I started piling up references, links, papers and so forth â€” my harvest of material on the topic of mobile social software â€” in a bid to steel myself for the preparation of a short point-of-view document on the topic and to help pour some concrete into the frame I’ve built around this blogjects topic so as to address it at the Lift conference and workshop in February.
And I’ve been feeling guilty about not capturing my thinking in the blog. (I have been doing lots of sketching in the Moleskine, though..)
Where do you begin when trying to articulate a POV on MoSoSo?
Taxonomies? Project descriptions? Literature review? My own projects and a historical sort of sketch of what I’ve done and some reflection on why I did it?
* Yellow Arrow
* Nokia Sensor
* Love Getty
* 6th Sense
* Street Hive
Spatial annotation: mark the heck up out of geographic space with “virtual” notes that are coded with geographic coordinates and slurped up by the mothership repository so that they enter into the Internet of Things. Tag locations with descriptions, metadata, coordinates, media, etc. Whimsically and creatively â€” as in Streetmemes â€” and also for the sake of efficiency. One can imagine an easy-to-use system for municipalities that allows workers or even ordinary residents to annotate places where, for instance, there’s a water main leak or a cracked sidewalk.
Proximity-based interaction: I myself think of this as interaction that is based upon the physical proximity amongst things â€” people to people, people to things, things to things. Where does the range cut off? Maybe at no point â€” but the interaction syntax relies on an explicit consideration of geographic distance. Oftentimes the scenario uses a short-range RF system like Bluetooth, and so the range is limited by the constraints of the technology. In some cases, like Placesite, the system uses WiFi together with a software + router system that only allows those within the WiFi’s LAN to access the local, place-specific content, which is often, at least, profiles on currently logged on users. WiFi.Bedouin, WiFi.ArtCache and NetMagnet used a similar sort of strategy â€” relying on WiFi’s built-in range constraints as part of the interaction syntax.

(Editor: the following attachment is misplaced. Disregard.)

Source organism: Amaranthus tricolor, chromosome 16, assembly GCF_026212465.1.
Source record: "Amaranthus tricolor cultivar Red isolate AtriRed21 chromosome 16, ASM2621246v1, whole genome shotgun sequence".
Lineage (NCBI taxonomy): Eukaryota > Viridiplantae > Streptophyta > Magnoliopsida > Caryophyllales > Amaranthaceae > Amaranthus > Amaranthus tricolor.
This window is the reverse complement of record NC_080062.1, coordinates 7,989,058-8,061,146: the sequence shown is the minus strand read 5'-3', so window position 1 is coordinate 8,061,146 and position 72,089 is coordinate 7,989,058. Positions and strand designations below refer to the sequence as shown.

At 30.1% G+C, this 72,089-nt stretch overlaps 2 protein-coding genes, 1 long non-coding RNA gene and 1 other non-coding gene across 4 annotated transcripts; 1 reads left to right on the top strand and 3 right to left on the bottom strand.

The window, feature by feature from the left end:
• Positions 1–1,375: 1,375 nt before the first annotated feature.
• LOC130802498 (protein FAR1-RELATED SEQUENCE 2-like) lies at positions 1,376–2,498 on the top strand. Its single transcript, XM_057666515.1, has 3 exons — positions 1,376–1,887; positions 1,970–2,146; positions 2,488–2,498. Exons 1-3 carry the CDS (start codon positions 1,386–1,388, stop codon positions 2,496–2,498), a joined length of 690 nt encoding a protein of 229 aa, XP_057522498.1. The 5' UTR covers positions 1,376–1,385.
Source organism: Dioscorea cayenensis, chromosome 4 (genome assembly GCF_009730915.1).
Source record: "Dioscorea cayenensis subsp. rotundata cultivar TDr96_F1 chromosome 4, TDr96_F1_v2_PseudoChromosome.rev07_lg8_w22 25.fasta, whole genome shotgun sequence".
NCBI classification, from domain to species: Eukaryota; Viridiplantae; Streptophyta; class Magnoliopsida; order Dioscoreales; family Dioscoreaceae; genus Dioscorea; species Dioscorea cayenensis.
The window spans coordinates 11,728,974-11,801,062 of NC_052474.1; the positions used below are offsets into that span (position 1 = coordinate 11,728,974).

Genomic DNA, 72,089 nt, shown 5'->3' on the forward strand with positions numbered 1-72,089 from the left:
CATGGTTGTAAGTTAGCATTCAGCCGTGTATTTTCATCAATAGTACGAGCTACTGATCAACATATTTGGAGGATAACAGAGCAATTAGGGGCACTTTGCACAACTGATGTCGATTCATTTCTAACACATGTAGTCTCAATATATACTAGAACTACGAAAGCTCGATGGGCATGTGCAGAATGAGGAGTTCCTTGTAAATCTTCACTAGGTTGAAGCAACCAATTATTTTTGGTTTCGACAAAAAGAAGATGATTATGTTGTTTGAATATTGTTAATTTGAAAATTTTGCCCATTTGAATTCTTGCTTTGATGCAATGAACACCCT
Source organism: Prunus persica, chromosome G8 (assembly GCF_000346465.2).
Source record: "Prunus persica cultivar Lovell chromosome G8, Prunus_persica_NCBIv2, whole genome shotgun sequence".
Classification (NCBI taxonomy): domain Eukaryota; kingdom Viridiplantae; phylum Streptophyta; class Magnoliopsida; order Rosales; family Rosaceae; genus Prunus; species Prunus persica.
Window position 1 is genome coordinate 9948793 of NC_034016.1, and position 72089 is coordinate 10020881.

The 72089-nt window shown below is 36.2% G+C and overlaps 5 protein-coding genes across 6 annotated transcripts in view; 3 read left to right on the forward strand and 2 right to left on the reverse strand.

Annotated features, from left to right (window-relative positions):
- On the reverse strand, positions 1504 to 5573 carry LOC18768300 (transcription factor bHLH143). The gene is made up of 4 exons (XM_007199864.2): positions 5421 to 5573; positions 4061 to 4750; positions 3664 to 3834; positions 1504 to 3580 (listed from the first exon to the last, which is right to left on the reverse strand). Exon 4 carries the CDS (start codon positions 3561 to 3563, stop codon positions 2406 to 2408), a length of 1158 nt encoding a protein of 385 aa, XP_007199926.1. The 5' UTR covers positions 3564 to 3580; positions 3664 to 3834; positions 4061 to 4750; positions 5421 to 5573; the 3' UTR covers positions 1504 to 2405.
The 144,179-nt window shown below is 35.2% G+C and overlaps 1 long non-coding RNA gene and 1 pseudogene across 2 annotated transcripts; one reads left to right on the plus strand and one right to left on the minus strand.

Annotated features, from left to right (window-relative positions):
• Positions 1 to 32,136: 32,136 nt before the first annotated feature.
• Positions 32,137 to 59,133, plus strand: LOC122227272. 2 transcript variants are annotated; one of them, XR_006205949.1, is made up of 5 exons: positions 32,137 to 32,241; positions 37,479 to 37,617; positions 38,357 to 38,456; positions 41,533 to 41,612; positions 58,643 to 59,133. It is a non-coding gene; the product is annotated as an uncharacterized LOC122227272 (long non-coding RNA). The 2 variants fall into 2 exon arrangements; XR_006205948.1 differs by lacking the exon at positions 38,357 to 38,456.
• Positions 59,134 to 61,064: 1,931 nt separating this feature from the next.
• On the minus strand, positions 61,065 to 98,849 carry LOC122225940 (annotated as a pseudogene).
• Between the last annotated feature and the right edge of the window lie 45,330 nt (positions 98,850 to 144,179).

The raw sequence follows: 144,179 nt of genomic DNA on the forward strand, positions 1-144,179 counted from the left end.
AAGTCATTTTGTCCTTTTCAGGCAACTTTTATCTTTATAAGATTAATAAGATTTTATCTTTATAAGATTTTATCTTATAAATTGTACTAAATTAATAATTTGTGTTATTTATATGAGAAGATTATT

Remarks On Proximity-based Interaction
Considering nearness in geo-spatial terms brings into play the dynamics of how space is occupied by social beings. What are the social practices that occupy physical space? What are the social practices that use relations of physical distance as a parameter for communication, sharing, playing, engaging (in activities, stopping, perambulating, making a diversion from a path, logging, ruminating)? What about not in an urban setting? What about how space is occupied by social beings in non-congested areas? Or during a commute? There are several examples of proximity interaction used as a dating “love getty” scenario â€” what else? Like..for those who have already gotten love? What about in pragmatic, non-explicitly playful scenarios? How do mobile social beings relate to space and proximity in other idioms?
Presence awareness: Killer app du jour? This interaction scenario makes for fun thinking. It’s a register of social communication and projection of one’s “presence” (of mind, of physical body, of ability to engage in another register of communication..) to one’s relevant social network. It’s the explicit, digital form of reaching out and calling someone, without having to do a whole lot of talking. And sometimes..that’s all you need. (I myself am not a big phone talker, but txt like a teenager.)